Group tied to No­bel lit­er­a­ture prize still un­der global spot­light

The Standard Journal - - ENTERTAINMENT - By Jan M. Olsen As­so­ci­ated Press


— There won’t be a No­bel Prize in Lit­er­a­ture this year but the Swedish Academy that awards the pres­ti­gious prize is still in the lime­light.

Jean-Claude Ar­nault, a French cit­i­zen who is a ma­jor cul­tural fig­ure in Swe­den, is at the cen­ter of a sex abuse and fi­nan­cial crimes scan­dal that has tar­nished the academy and forced it to take a year off in its de­lib­er­a­tions.

The 72-year-old had faced two counts of rape for the same woman in 2011. He was found guilty of one rape but was ac­quit­ted of the other be­cause the vic­tim said she was asleep at the time and judges said her ac­count wasn’t re­li­able. Ar­nault had de­nied the charges.

Ar­nault was sen­tenced to two years in prison af­ter the prose­cu­tor had urged the court to sen­tence him to three years in prison.

Yet no mat­ter what the ver­dict for Ar­nault, the Swedish Academy it­self has no guar­an­tee that it will be al­lowed to keep award­ing the lit­er­a­ture prize.

Lars Heiken­sten, head of the No­bel Foun­da­tion, has warned that if the Swedish Academy does not re­solve its tar­nished im­age his agency could de­cide that an­other group would be a bet­ter host. He even sug­gested there could be no No­bel Lit­er­a­ture Prize awarded in 2019 ei­ther — which is counter to the academy’s cur­rent plan to award both the 2018 and the 2019 lit­er­a­ture No­bels next year.

He told the Swedish news­pa­per Da­gens Ny­heter that it was the Swedish Academy — not the No­bel Foun­da­tion — that was go­ing through a cri­sis.

“The ball essen­tially lies on the Swedish Academy’s court,” he said.

The al­le­ga­tions against Ar­nault, who ran a ma­jor cul­tural group in Swe­den that was closely tied to the Swedish Academy, be­gan in Novem­ber 2017 when 18 women came for­ward in a Swedish news­pa­per with abuse ac­cu­sa­tions against him.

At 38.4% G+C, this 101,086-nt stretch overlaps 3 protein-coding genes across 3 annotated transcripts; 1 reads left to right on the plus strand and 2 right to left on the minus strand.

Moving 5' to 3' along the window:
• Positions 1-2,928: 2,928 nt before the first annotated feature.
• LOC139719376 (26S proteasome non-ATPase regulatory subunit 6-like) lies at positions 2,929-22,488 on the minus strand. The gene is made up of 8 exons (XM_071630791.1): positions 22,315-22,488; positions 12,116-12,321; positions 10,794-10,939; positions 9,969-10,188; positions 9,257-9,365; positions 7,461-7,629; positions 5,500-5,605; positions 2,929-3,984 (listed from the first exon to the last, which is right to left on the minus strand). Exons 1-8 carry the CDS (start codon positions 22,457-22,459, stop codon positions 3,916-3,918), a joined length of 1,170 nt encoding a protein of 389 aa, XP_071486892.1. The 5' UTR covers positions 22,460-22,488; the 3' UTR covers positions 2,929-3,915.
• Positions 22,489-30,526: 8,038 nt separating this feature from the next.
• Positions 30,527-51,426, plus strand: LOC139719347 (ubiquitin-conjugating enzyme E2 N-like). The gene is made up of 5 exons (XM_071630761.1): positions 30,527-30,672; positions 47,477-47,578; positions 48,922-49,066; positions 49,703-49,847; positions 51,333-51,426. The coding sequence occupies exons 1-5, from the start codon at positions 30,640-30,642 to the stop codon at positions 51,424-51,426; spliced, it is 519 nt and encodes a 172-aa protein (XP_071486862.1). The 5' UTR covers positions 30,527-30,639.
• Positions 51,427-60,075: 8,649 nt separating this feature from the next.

Ar­nault is mar­ried to a Swedish Academy mem­ber, poet Kata­rina Frosten­son, who quit the body in April as ten­sions es­ca­lated.

That month the Swedish Academy said an in­ter­nal in­ves­ti­ga­tion into sex­ual mis­con­duct al­le­ga­tions found that “un­ac­cept­able be­hav­ior in the form of un­wanted in­ti­macy” had taken place within the ranks of the pres­ti­gious in­sti­tu­tion.

But a fierce in­ter­nal de­bate over how to face up to the academy’s flaws in re­spond­ing to the mis­con­duct di­vided its 18 mem­bers — who are ap­pointed for life — into hos­tile camps. Sev­eral mem­bers ei­ther left or dis­as­so­ci­ated them­selves from the se­cre­tive academy.

The first woman to lead the body, Sara Da­nius, also quit in April, lead­ing ob­servers to won­der why some of Swe­den’s most ac­com­plished women ap­peared to the tak­ing the fall for a man’s al­leged mis­con­duct.

Many peo­ple in the Scan­di­na­vian na­tion, which is known for pro­mot­ing gen­der equal­ity, have ex­pressed dis­may over the scan­dal, which has led to ac­cu­sa­tions of pa­tri­ar­chal lean­ings among some academy mem­bers.

In May, the Swedish Academy post­poned the 2018 prize with the in­ten­tion of award­ing it in 2019.

/ Fredrik Sand­berg/TT News Agency via AP, File

Jean-Claude Ar­nault ar­rives at court for the start of pro­ceed­ings in Stock­holm. Ar­nault is at the cen­ter of a scan­dal that has forced the lit­er­a­ture prize to take a year off.

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